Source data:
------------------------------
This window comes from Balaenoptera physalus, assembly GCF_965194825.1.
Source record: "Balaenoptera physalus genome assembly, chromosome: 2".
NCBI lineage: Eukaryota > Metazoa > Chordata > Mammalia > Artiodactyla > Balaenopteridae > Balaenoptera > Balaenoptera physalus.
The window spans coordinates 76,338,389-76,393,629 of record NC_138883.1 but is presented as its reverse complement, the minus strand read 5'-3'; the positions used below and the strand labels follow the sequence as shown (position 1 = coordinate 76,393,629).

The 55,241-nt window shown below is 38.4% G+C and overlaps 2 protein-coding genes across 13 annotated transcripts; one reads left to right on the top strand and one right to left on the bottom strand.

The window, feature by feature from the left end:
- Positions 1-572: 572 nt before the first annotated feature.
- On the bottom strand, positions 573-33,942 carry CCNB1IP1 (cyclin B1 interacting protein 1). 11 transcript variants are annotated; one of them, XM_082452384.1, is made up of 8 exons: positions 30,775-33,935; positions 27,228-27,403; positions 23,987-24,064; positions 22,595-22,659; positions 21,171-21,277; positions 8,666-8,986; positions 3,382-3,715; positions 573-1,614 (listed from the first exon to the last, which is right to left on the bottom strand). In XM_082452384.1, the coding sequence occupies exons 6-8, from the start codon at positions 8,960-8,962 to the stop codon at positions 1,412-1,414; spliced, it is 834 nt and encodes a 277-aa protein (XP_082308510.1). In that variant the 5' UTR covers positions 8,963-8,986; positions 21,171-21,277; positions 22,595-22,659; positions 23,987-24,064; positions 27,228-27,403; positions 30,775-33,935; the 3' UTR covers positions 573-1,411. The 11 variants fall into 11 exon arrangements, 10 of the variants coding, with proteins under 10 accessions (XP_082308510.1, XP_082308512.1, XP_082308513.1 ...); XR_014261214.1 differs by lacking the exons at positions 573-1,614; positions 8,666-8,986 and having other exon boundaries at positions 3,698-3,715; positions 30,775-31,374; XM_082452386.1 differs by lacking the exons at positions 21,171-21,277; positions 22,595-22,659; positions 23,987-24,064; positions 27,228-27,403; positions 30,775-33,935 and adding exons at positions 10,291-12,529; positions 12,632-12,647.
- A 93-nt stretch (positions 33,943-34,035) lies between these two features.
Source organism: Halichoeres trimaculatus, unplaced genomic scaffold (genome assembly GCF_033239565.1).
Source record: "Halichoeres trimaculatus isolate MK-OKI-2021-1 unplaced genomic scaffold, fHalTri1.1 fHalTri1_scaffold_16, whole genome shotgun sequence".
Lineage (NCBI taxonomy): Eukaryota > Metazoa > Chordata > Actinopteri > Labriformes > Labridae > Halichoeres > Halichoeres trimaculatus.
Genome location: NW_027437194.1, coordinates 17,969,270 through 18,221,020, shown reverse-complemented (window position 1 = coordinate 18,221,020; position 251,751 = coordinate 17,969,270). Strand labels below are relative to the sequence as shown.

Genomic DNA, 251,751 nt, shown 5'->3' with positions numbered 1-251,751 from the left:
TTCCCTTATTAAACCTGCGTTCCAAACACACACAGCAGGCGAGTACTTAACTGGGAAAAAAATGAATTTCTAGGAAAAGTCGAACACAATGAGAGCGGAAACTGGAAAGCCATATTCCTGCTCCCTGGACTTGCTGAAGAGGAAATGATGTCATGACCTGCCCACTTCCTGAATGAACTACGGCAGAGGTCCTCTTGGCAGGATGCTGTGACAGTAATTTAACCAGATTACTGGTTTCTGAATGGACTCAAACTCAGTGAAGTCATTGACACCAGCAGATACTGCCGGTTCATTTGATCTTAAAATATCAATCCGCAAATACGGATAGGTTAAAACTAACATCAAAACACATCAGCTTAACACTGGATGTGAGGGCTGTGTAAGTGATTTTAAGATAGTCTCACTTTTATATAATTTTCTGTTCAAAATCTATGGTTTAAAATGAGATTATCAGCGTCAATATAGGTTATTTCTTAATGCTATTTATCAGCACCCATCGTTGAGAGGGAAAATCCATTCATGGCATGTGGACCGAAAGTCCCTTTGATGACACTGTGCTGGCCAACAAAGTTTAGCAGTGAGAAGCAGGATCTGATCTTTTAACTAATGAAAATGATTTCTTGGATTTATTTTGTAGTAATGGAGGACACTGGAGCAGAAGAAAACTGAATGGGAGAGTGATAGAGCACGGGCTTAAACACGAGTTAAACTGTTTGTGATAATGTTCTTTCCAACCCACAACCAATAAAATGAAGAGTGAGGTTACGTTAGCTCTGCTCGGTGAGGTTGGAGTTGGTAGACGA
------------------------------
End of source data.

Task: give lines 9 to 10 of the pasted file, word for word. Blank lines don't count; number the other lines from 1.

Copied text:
- A 93-nt stretch (positions 33,943-34,035) lies between these two features.
Source organism: Halichoeres trimaculatus, unplaced genomic scaffold (genome assembly GCF_033239565.1).